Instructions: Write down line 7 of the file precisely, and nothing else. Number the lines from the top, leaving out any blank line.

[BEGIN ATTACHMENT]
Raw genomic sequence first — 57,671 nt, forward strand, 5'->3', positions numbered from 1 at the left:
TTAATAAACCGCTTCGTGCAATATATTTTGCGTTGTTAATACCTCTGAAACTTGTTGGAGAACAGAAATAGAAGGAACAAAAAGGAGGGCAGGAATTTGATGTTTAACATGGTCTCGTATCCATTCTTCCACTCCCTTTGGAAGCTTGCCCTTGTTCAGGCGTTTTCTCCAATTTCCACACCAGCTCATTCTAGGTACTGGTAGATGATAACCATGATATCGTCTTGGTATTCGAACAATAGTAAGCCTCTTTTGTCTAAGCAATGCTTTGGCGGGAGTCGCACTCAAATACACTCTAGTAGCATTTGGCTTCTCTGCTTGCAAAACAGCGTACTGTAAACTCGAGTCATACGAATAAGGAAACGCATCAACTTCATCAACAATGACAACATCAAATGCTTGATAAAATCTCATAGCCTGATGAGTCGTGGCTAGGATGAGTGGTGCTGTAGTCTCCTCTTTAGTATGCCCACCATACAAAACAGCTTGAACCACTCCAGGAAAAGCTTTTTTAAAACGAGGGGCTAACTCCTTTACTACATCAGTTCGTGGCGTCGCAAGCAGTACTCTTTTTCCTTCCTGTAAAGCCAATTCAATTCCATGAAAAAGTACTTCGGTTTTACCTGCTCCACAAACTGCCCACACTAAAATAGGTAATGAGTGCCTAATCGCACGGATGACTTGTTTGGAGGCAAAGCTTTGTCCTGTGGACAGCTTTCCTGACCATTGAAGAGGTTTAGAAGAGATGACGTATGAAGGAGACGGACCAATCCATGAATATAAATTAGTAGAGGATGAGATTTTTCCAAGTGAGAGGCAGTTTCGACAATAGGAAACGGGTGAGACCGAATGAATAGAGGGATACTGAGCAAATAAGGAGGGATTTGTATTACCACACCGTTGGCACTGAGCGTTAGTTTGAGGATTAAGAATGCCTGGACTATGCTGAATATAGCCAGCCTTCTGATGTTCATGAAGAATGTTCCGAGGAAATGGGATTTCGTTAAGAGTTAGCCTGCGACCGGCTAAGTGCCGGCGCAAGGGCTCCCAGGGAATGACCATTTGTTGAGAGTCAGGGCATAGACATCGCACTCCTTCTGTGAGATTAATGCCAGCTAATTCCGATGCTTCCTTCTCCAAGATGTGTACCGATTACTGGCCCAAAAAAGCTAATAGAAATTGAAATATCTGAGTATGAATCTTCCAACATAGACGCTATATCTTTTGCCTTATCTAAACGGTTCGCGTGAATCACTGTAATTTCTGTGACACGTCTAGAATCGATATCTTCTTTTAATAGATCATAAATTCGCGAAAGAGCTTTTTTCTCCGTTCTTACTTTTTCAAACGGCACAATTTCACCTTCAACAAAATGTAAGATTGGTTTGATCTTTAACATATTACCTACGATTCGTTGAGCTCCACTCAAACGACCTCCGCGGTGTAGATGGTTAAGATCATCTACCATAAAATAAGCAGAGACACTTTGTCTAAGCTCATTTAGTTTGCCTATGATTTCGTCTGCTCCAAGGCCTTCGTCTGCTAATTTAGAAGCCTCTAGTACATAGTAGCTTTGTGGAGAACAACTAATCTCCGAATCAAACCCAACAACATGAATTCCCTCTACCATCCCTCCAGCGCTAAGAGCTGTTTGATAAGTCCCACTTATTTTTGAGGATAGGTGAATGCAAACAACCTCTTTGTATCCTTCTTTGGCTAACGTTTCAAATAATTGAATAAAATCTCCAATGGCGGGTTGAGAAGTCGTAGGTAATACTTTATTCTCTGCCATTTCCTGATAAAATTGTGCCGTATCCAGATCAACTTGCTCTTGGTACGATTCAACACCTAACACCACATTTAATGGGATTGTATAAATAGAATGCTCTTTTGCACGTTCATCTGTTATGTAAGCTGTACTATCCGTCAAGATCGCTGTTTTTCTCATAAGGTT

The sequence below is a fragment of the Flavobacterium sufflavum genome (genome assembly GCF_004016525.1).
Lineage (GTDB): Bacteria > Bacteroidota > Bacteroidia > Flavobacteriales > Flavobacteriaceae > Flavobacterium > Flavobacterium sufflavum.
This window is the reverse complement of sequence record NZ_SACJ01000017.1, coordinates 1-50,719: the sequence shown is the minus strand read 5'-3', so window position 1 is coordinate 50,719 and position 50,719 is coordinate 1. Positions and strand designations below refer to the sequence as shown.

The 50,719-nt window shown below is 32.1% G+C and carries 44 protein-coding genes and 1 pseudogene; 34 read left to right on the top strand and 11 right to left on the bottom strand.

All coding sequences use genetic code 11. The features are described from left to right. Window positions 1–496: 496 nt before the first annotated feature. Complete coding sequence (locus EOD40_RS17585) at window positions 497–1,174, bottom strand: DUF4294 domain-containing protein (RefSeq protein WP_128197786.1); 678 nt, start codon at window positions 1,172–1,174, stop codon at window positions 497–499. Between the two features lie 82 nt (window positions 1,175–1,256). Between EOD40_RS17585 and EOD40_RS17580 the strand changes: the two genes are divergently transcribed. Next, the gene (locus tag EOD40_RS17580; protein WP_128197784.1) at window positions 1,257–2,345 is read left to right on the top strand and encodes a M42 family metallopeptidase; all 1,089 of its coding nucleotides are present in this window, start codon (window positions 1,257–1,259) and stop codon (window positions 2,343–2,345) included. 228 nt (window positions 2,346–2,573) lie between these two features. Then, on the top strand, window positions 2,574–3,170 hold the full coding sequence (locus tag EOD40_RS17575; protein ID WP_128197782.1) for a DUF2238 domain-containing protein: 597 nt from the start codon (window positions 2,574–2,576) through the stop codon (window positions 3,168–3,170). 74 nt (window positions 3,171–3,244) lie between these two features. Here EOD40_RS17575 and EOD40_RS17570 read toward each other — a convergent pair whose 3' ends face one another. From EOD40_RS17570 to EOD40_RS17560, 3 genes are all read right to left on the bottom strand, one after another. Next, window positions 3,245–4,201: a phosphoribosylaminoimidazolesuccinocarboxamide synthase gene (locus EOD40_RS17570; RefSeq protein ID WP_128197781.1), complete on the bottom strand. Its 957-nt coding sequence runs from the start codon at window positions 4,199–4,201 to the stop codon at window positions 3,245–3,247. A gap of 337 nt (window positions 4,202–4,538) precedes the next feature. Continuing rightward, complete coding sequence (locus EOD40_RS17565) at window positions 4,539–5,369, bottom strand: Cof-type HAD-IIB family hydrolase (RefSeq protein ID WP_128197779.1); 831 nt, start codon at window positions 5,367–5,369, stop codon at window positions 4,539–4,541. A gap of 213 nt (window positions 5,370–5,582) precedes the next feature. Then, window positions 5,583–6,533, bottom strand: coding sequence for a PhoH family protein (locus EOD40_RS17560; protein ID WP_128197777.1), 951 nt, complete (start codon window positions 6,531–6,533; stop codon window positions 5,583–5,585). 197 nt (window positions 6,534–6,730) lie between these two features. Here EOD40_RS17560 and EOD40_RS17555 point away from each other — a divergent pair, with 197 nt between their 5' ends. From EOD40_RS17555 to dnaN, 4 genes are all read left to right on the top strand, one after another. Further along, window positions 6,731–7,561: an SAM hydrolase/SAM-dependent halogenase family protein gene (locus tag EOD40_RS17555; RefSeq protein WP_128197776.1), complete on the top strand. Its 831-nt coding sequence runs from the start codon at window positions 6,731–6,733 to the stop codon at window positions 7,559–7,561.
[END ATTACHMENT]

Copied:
All coding sequences use genetic code 11. The features are described from left to right. Window positions 1–496: 496 nt before the first annotated feature. Complete coding sequence (locus EOD40_RS17585) at window positions 497–1,174, bottom strand: DUF4294 domain-containing protein (RefSeq protein WP_128197786.1); 678 nt, start codon at window positions 1,172–1,174, stop codon at window positions 497–499. Between the two features lie 82 nt (window positions 1,175–1,256). Between EOD40_RS17585 and EOD40_RS17580 the strand changes: the two genes are divergently transcribed. Next, the gene (locus tag EOD40_RS17580; protein WP_128197784.1) at window positions 1,257–2,345 is read left to right on the top strand and encodes a M42 family metallopeptidase; all 1,089 of its coding nucleotides are present in this window, start codon (window positions 1,257–1,259) and stop codon (window positions 2,343–2,345) included. 228 nt (window positions 2,346–2,573) lie between these two features. Then, on the top strand, window positions 2,574–3,170 hold the full coding sequence (locus tag EOD40_RS17575; protein ID WP_128197782.1) for a DUF2238 domain-containing protein: 597 nt from the start codon (window positions 2,574–2,576) through the stop codon (window positions 3,168–3,170). 74 nt (window positions 3,171–3,244) lie between these two features. Here EOD40_RS17575 and EOD40_RS17570 read toward each other — a convergent pair whose 3' ends face one another. From EOD40_RS17570 to EOD40_RS17560, 3 genes are all read right to left on the bottom strand, one after another. Next, window positions 3,245–4,201: a phosphoribosylaminoimidazolesuccinocarboxamide synthase gene (locus EOD40_RS17570; RefSeq protein ID WP_128197781.1), complete on the bottom strand. Its 957-nt coding sequence runs from the start codon at window positions 4,199–4,201 to the stop codon at window positions 3,245–3,247. A gap of 337 nt (window positions 4,202–4,538) precedes the next feature. Continuing rightward, complete coding sequence (locus EOD40_RS17565) at window positions 4,539–5,369, bottom strand: Cof-type HAD-IIB family hydrolase (RefSeq protein ID WP_128197779.1); 831 nt, start codon at window positions 5,367–5,369, stop codon at window positions 4,539–4,541. A gap of 213 nt (window positions 5,370–5,582) precedes the next feature. Then, window positions 5,583–6,533, bottom strand: coding sequence for a PhoH family protein (locus EOD40_RS17560; protein ID WP_128197777.1), 951 nt, complete (start codon window positions 6,531–6,533; stop codon window positions 5,583–5,585). 197 nt (window positions 6,534–6,730) lie between these two features. Here EOD40_RS17560 and EOD40_RS17555 point away from each other — a divergent pair, with 197 nt between their 5' ends. From EOD40_RS17555 to dnaN, 4 genes are all read left to right on the top strand, one after another. Further along, window positions 6,731–7,561: an SAM hydrolase/SAM-dependent halogenase family protein gene (locus tag EOD40_RS17555; RefSeq protein WP_128197776.1), complete on the top strand. Its 831-nt coding sequence runs from the start codon at window positions 6,731–6,733 to the stop codon at window positions 7,559–7,561.